I thought I had missed seeing this in theaters and was disappointed with myself because I was very much anticipating this release, and expected many accolades would follow.
On a whim, I happened to check show times. and I was very appreciative that my local Regal brought this back for a time before Oscar Sunday. Also, I later learned that this was intended to be an in-theatre experience, so even better.
Interestingly enough, when I had chatted with friends about A Star Is Born, I learned that many were not aware that this was a reimagining of a long standing franchise — 1937, 1954, 1976 all bore similar stars.
I am most familiar with the Streisand/Kristofferson film though I was too young to see an R movie in theaters at that time — and no way (or desire) to see it later as VHS players were not yet in every living room. I do recall, over time, hearing that it was a commercial success, if not critical. The theme song, Evergreen, beautifully sung by Ms. Streisand, was on the radio for-ever, and rightly so.
What I expected...
Heading into this one, I had a good idea of what to expect from the story. The trailer passed my #CindySays “goosebump test”, and I had high hopes in hindsight, as this film has now been the recipient of so many nominations during this award season. As anticipated, this iteration did follow the similar story arc, though as with its predecessors, it did well to modernize the story for the current audience while tempering the pop culture references that might date it for future viewing.
Lady Gaga’s powerhouse voice was the substance that stabilized her portrayal of Ally throughout the film. Unfortunately, I’m not quite as enamored of her big screen acting debut as others seem to be. Don’t get me wrong, she did just fine and had the vital chemistry with Cooper to make their coupling believable. However, I felt that the depth of her character came through primarily when she was singing – which fortunately was most of the time.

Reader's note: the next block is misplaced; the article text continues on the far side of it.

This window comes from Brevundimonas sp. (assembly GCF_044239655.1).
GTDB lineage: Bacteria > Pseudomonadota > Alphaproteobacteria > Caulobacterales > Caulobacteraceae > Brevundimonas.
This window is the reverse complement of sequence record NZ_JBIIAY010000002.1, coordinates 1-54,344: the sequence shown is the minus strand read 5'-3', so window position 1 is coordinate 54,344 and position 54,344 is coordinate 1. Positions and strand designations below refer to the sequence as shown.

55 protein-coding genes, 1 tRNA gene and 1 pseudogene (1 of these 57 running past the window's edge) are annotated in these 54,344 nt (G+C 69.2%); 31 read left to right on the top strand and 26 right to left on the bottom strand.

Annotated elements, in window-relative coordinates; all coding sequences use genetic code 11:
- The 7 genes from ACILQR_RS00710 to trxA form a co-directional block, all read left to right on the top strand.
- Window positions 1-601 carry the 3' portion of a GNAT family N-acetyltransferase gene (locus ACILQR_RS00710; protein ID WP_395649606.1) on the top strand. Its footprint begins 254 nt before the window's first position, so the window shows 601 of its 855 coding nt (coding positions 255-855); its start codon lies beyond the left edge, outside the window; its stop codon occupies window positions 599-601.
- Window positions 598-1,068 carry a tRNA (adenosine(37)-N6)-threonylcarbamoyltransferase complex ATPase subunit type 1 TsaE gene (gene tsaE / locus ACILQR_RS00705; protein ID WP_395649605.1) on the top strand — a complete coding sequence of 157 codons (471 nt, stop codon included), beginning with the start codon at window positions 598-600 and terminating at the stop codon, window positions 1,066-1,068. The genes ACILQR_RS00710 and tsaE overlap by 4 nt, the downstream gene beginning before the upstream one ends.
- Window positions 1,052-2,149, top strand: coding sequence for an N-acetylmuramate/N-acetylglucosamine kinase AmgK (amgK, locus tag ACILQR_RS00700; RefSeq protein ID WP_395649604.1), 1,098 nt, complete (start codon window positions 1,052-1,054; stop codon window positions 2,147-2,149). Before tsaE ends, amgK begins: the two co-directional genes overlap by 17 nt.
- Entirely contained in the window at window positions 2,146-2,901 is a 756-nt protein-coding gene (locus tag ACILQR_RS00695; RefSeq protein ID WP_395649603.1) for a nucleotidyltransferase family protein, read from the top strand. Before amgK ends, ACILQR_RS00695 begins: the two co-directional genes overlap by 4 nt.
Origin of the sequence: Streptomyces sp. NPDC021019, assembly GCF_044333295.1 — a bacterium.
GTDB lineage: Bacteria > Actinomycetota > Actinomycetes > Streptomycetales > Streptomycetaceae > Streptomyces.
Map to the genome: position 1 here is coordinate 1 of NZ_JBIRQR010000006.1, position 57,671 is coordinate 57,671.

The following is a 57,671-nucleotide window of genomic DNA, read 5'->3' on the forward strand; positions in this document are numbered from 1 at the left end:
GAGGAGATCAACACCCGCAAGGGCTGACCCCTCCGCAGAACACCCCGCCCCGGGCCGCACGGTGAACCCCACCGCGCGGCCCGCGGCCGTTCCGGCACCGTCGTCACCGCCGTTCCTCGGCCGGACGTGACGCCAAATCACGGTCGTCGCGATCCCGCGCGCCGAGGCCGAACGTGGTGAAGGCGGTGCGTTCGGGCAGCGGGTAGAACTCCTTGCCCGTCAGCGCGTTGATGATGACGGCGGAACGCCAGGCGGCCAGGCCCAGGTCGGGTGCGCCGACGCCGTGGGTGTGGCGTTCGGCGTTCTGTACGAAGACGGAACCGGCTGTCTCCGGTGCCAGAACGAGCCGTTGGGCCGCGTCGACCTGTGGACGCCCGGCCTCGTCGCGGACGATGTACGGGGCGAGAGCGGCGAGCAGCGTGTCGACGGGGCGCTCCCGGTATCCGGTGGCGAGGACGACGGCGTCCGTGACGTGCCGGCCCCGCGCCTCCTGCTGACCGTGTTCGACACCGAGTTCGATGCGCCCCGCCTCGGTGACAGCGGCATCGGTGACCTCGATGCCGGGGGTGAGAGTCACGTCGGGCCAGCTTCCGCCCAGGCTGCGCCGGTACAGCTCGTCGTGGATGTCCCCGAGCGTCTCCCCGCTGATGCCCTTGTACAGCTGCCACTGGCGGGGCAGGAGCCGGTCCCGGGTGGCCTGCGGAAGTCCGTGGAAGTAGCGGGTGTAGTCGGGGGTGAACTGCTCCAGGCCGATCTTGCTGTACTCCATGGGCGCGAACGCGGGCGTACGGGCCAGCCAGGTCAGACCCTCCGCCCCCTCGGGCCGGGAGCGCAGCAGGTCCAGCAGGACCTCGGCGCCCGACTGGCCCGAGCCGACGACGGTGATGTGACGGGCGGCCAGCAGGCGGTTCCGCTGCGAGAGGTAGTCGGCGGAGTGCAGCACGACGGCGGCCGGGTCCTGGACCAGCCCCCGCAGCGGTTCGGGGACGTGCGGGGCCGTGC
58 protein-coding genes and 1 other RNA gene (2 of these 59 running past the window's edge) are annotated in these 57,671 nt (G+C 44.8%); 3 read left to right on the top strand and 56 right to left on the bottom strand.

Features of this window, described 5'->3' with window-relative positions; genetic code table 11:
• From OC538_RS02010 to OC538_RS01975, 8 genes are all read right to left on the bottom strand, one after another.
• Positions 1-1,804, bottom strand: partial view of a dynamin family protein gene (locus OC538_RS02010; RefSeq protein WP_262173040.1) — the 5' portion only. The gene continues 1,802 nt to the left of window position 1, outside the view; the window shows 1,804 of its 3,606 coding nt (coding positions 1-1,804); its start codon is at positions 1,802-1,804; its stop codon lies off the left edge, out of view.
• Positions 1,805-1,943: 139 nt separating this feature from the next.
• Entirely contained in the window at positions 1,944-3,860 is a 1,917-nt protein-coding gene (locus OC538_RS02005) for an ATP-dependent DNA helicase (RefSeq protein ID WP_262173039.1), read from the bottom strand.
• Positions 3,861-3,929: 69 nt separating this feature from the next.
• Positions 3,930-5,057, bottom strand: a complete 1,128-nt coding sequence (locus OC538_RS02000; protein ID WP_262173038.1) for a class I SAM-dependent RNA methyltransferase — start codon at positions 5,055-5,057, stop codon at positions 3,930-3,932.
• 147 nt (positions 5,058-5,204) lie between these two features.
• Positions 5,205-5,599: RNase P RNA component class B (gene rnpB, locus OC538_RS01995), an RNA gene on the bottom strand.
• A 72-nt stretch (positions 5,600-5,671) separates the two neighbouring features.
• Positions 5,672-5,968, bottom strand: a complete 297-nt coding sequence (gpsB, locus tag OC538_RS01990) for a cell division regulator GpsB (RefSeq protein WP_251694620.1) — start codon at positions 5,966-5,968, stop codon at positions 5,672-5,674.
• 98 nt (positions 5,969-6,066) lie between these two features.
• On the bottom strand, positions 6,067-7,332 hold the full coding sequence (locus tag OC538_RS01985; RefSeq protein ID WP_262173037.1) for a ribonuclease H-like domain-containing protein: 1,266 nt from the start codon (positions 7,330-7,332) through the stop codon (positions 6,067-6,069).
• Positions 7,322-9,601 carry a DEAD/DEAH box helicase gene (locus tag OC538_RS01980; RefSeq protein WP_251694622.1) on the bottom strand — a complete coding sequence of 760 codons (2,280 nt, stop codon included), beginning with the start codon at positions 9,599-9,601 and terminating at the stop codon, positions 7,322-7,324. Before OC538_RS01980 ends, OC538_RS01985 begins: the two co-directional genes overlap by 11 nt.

What I didn’t expect...
Music as a character
Instead of just using the music as an underlying tool to keep things moving, the music was the truly the heart of the film. These two were thrown together by fate, one closed off and one broken, yet they were able to communicate their personal vulnerabilities and dreams through the revelation of their music. I’ve kept the music on loop for several days now, and in the lyrics you hear important context and backstory which further breathes life into these characters.
To say that Bradley Cooper had his hands full on this film is an understatement given his involvement in writing of both story and music, directing, producing and starring. It is astounding to me that he delivered such a moving performance with all that on his plate, and this was obviously a labor of love. In the previous films, this character was fueled with jealousy and resentment, and was too self involved to really try.
In 2018, it is as much Jackson Maine’s story as Ally’s. Jack is a fully fleshed out man, with a past that [he felt] justified his binge drinking and drug addled outbursts. Cooper infused Jackson Maine with an air of resigned sadness that makes him vulnerable in spite of his hardened edges. He could not help but be that man — a man unable to stop self-medicating long enough to recognize the demons that plagued him. Even so, Cooper played Jackson Maine as such a sympathetic character that it was possible to forgive him his flaws and have hope — for a future never meant to be.
This one caught me in the feels because I’ve felt that same hope fade myself.